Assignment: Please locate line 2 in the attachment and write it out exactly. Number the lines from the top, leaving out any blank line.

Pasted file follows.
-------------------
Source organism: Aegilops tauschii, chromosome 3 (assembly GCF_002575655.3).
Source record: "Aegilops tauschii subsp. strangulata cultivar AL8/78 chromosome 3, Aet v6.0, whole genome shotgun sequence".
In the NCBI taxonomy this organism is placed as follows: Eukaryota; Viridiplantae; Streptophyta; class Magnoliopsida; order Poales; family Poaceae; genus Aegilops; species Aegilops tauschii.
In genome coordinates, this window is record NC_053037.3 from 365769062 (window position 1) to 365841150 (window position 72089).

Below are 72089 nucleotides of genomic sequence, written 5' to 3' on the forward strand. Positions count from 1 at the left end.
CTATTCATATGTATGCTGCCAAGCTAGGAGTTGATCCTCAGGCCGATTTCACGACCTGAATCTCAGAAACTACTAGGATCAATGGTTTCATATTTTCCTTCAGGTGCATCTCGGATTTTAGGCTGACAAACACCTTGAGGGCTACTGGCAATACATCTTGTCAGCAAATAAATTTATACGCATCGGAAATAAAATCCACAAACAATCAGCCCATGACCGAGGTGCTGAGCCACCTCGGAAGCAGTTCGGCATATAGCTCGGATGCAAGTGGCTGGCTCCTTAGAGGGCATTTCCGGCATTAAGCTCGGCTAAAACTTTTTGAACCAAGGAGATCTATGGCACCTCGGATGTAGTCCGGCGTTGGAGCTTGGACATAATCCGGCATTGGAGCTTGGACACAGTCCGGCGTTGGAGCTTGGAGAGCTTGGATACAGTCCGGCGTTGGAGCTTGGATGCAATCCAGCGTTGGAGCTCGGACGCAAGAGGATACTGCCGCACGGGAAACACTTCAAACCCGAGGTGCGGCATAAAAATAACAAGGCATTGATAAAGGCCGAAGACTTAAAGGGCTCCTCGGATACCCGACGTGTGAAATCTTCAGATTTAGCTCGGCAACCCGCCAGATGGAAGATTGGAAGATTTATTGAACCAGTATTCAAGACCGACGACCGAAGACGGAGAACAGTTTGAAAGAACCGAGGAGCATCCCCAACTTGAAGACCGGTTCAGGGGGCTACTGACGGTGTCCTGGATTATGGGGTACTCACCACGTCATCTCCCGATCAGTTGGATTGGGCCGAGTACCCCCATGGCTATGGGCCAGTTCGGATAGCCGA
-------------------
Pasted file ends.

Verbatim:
Source record: "Aegilops tauschii subsp. strangulata cultivar AL8/78 chromosome 3, Aet v6.0, whole genome shotgun sequence".